It’s not enough to measure and monitor air quality. Communities need to use that data to take action to mitigate risks. Doing so ensures improved air quality and healthier environments for residents. 

Six Strategies

Here are six strategies for leveraging the data collected from a localized community-based air quality network:

  1. Message the Severity of Readings to Spur Action: Learn and communicate about the actual severity of PM2.5 issues in areas where people live and work and in commuting corridors so that appropriate actions, such as re-routing commuting or exercise (running/bicycling) routes, can be taken. 
  2. Use Weather Patterns to Implement Mitigation Efforts: Implement mitigation efforts where they are most needed by analyzing the weather, including wind direction and speed. Weather is key to understanding the pollution movement.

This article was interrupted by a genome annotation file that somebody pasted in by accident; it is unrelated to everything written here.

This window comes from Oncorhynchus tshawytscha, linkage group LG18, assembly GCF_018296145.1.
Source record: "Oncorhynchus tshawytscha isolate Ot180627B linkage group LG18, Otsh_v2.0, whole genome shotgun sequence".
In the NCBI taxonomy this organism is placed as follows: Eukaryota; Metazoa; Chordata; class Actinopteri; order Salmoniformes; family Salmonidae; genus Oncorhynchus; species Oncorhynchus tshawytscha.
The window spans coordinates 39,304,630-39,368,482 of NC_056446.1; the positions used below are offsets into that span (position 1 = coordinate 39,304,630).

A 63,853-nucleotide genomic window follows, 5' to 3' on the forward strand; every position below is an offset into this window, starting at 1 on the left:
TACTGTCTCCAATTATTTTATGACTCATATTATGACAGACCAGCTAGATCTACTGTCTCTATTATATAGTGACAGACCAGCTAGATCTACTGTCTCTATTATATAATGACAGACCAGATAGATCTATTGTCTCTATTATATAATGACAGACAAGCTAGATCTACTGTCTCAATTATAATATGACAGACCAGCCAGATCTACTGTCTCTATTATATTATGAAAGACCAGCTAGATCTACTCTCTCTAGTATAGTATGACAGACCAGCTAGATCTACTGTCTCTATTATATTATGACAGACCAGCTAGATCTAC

3. Target Pollution Sources: Use the data to identify the sources of pollution within the community and build a plan to target them directly. 
  4. Inform Facility Planning: Plan appropriate locations for facilities (like playgrounds) to protect the most sensitive individuals (like children) to the safest (lowest local pollution microclimate) areas.
  5. Correlate air pollution to health: Improve models that relate air pollution to health effects. Use the data to develop appropriate and actionable location-based health messaging. 
  6. Spark Policy Changes: Air quality data can spark a long-term re-balancing of growth patterns and residents’ health. Use the data and its implications on health to change policies. 
Wasatch Mountain Tops Visible in Polluted air
Only the tops of the Wasatch Mountains in Utah are visible as an air pollution inversion hangs over Salt Lake City on February 3rd, 2023. Photo by Glenn Ricart.

Stay Tuned

In the next blog posts, we will explore the advancements in air quality sensor technology spurred by the feedback provided by the Air Quality Working Group. We will also highlight funding opportunities available for community-based air quality monitoring projects. Stay tuned for more, and reach out if your community wants to develop an air quality monitoring network.